But before Natividad’s mother can finish teaching her magic their enemies find them. Their entire village in the remote hills of Mexico is slaughtered by black dogs. Their parents die protecting them. Natividad and her brothers must flee across a strange country to the only possible shelter: the infamous black dogs of Dimilioc, who have sworn to protect the Pure.

Threatened by Eliot Schrefer (Scholastic)

“Schrefer switches focus from bonobos to chimpanzees in this engrossing, meticulously researched, and gripping tale of survival in the deep wilds of Gabon, a thematic follow-up to 2012’s Endangered. … Schrefer’s passion for the material and empathy for the characters shows on every page, and his non-human subjects are every bit as complex and fascinating as narrator Luc.” — Publishers Weekly, starred review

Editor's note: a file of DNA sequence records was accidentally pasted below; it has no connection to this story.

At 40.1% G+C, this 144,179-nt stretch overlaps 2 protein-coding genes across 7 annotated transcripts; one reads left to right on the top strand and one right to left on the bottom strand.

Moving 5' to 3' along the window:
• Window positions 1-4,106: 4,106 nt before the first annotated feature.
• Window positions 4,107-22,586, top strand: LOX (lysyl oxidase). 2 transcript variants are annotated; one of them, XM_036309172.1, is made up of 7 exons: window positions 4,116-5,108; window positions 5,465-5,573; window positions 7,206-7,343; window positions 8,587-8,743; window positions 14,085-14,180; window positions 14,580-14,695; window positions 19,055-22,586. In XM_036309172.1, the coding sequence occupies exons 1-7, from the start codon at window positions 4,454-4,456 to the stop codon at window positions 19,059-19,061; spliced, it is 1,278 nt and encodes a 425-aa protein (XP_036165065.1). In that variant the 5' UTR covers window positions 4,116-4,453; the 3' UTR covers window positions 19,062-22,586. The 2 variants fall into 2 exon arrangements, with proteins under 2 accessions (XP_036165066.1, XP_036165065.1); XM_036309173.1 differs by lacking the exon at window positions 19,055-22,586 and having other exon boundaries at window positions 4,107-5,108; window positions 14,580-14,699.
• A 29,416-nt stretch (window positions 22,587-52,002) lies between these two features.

Happy Endings Are All Alike by Sandra Scoppettone (Lizzie Skurnick Books — re-release)

Book Description: Sandra Scoppettone’s 1978 lesbian young adult romance was a novel ahead of its time. The story follows the relationship between high school seniors Jaret and Peggy. At a time when girls were only allowed to date boys, Jaret and Peggy know they had to keep their love a secret. Of course, nothing goes according to plan, and before long they have to contend with the confusion and outright hatred of those closest to them. But nothing compares to the danger ahead, and the tragedy that will not just test their faith in their relationship, but their belief in themselves.

Grasshopper Jungle by Andrew Smith (Dutton)